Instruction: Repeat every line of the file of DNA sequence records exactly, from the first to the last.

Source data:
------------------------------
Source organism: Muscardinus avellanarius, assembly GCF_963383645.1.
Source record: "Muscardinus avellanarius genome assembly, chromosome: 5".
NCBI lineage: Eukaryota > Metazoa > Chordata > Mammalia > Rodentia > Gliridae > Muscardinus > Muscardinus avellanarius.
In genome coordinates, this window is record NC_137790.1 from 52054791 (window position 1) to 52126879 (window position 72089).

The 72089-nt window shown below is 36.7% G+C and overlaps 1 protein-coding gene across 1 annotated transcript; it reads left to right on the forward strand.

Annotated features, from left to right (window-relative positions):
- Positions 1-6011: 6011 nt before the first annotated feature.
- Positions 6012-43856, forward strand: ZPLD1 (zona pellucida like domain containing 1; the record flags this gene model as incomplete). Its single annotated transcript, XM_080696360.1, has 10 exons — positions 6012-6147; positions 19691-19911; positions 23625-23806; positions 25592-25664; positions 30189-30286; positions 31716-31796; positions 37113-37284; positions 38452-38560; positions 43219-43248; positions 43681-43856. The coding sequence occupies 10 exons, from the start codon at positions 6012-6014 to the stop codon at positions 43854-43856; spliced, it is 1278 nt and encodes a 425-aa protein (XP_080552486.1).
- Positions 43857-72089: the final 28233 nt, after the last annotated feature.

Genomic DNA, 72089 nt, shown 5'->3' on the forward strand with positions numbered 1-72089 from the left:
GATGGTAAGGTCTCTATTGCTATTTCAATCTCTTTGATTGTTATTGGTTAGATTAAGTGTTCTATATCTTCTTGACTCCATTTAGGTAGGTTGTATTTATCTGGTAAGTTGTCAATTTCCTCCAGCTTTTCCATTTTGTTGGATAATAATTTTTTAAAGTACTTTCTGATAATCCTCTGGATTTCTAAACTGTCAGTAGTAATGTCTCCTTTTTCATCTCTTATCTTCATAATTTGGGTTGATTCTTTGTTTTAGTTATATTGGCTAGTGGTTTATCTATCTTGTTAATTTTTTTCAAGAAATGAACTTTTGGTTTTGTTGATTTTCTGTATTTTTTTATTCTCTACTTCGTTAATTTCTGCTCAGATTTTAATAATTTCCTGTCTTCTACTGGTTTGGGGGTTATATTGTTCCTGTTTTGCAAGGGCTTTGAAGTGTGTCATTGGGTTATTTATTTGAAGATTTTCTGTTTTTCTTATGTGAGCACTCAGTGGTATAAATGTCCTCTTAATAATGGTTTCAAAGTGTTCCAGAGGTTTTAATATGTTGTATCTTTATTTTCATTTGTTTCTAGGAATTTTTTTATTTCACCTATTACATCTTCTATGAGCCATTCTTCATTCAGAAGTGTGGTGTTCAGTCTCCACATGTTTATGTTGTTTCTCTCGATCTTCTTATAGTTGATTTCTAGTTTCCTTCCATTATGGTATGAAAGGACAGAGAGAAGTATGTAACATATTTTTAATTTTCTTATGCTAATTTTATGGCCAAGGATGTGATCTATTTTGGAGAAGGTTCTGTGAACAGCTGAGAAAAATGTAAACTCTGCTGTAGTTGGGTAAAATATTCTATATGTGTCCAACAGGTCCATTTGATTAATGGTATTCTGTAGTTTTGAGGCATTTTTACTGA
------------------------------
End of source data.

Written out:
Source organism: Muscardinus avellanarius, assembly GCF_963383645.1.
Source record: "Muscardinus avellanarius genome assembly, chromosome: 5".
NCBI lineage: Eukaryota > Metazoa > Chordata > Mammalia > Rodentia > Gliridae > Muscardinus > Muscardinus avellanarius.
In genome coordinates, this window is record NC_137790.1 from 52054791 (window position 1) to 52126879 (window position 72089).

The 72089-nt window shown below is 36.7% G+C and overlaps 1 protein-coding gene across 1 annotated transcript; it reads left to right on the forward strand.

Annotated features, from left to right (window-relative positions):
- Positions 1-6011: 6011 nt before the first annotated feature.
- Positions 6012-43856, forward strand: ZPLD1 (zona pellucida like domain containing 1; the record flags this gene model as incomplete). Its single annotated transcript, XM_080696360.1, has 10 exons — positions 6012-6147; positions 19691-19911; positions 23625-23806; positions 25592-25664; positions 30189-30286; positions 31716-31796; positions 37113-37284; positions 38452-38560; positions 43219-43248; positions 43681-43856. The coding sequence occupies 10 exons, from the start codon at positions 6012-6014 to the stop codon at positions 43854-43856; spliced, it is 1278 nt and encodes a 425-aa protein (XP_080552486.1).
- Positions 43857-72089: the final 28233 nt, after the last annotated feature.

Genomic DNA, 72089 nt, shown 5'->3' on the forward strand with positions numbered 1-72089 from the left:
GATGGTAAGGTCTCTATTGCTATTTCAATCTCTTTGATTGTTATTGGTTAGATTAAGTGTTCTATATCTTCTTGACTCCATTTAGGTAGGTTGTATTTATCTGGTAAGTTGTCAATTTCCTCCAGCTTTTCCATTTTGTTGGATAATAATTTTTTAAAGTACTTTCTGATAATCCTCTGGATTTCTAAACTGTCAGTAGTAATGTCTCCTTTTTCATCTCTTATCTTCATAATTTGGGTTGATTCTTTGTTTTAGTTATATTGGCTAGTGGTTTATCTATCTTGTTAATTTTTTTCAAGAAATGAACTTTTGGTTTTGTTGATTTTCTGTATTTTTTTATTCTCTACTTCGTTAATTTCTGCTCAGATTTTAATAATTTCCTGTCTTCTACTGGTTTGGGGGTTATATTGTTCCTGTTTTGCAAGGGCTTTGAAGTGTGTCATTGGGTTATTTATTTGAAGATTTTCTGTTTTTCTTATGTGAGCACTCAGTGGTATAAATGTCCTCTTAATAATGGTTTCAAAGTGTTCCAGAGGTTTTAATATGTTGTATCTTTATTTTCATTTGTTTCTAGGAATTTTTTTATTTCACCTATTACATCTTCTATGAGCCATTCTTCATTCAGAAGTGTGGTGTTCAGTCTCCACATGTTTATGTTGTTTCTCTCGATCTTCTTATAGTTGATTTCTAGTTTCCTTCCATTATGGTATGAAAGGACAGAGAGAAGTATGTAACATATTTTTAATTTTCTTATGCTAATTTTATGGCCAAGGATGTGATCTATTTTGGAGAAGGTTCTGTGAACAGCTGAGAAAAATGTAAACTCTGCTGTAGTTGGGTAAAATATTCTATATGTGTCCAACAGGTCCATTTGATTAATGGTATTCTGTAGTTTTGAGGCATTTTTACTGA